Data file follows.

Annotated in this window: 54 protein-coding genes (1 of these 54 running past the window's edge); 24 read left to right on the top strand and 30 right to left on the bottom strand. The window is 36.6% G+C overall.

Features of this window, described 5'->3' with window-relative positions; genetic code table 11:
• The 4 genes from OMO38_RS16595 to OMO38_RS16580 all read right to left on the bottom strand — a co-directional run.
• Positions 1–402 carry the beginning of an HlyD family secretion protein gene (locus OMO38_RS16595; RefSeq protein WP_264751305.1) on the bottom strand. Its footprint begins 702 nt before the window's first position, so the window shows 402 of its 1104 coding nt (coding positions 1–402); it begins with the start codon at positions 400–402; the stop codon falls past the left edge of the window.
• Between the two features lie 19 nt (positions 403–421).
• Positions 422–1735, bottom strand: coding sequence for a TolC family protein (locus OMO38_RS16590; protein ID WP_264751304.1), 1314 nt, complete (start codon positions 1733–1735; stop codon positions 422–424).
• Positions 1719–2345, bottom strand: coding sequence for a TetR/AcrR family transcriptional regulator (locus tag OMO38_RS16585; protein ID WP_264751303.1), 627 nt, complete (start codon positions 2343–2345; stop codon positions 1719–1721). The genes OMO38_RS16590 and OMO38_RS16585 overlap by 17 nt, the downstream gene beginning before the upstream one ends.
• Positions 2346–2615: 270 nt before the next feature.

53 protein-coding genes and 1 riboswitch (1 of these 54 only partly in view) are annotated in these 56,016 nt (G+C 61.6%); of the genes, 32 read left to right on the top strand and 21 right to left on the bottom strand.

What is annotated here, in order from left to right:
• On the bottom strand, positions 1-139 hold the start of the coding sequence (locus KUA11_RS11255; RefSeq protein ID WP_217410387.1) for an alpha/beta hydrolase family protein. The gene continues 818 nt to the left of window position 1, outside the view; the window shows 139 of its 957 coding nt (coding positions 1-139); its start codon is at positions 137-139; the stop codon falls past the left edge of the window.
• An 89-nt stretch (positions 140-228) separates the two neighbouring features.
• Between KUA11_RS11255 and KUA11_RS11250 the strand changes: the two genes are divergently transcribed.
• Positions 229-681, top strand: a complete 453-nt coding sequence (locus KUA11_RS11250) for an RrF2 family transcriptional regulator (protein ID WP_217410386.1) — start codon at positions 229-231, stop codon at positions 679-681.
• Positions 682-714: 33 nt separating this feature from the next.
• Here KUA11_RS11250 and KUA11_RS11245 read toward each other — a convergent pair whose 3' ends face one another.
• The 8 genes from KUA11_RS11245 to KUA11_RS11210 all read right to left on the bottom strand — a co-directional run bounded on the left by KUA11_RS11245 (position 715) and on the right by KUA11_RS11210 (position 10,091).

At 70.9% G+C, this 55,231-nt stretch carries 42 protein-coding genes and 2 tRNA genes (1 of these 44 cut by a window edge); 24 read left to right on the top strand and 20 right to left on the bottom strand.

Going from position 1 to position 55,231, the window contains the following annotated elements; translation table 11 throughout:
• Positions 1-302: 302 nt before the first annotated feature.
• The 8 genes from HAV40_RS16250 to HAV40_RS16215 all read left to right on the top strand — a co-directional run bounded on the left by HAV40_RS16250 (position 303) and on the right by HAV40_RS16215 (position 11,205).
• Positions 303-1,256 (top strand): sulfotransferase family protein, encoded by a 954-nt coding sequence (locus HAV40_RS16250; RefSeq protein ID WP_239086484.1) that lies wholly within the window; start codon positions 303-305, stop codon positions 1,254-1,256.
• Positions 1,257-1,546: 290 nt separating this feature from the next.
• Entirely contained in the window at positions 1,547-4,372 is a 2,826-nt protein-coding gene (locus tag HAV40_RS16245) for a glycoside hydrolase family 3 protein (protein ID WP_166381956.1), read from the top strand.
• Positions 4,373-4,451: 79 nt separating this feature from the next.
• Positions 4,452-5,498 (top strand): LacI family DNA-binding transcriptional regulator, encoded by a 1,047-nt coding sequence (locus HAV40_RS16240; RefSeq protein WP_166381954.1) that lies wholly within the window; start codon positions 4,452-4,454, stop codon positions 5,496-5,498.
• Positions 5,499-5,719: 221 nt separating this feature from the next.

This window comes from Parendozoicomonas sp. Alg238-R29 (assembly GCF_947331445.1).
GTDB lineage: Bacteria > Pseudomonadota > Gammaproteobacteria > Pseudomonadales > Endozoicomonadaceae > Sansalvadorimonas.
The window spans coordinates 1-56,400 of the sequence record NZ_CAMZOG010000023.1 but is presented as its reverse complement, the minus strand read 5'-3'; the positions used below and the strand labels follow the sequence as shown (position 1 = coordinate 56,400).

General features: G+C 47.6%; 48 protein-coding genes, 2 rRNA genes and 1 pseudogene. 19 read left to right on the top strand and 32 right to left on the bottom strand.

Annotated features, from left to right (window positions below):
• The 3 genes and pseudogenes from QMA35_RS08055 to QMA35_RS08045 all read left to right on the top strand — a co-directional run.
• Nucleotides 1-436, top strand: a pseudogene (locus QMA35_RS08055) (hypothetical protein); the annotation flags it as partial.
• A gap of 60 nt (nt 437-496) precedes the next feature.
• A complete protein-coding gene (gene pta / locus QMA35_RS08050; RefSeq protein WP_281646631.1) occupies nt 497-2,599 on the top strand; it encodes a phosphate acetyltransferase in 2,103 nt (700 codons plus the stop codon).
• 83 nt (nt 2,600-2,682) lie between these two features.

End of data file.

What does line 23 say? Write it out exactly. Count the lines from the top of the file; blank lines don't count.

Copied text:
• Positions 1,257-1,546: 290 nt separating this feature from the next.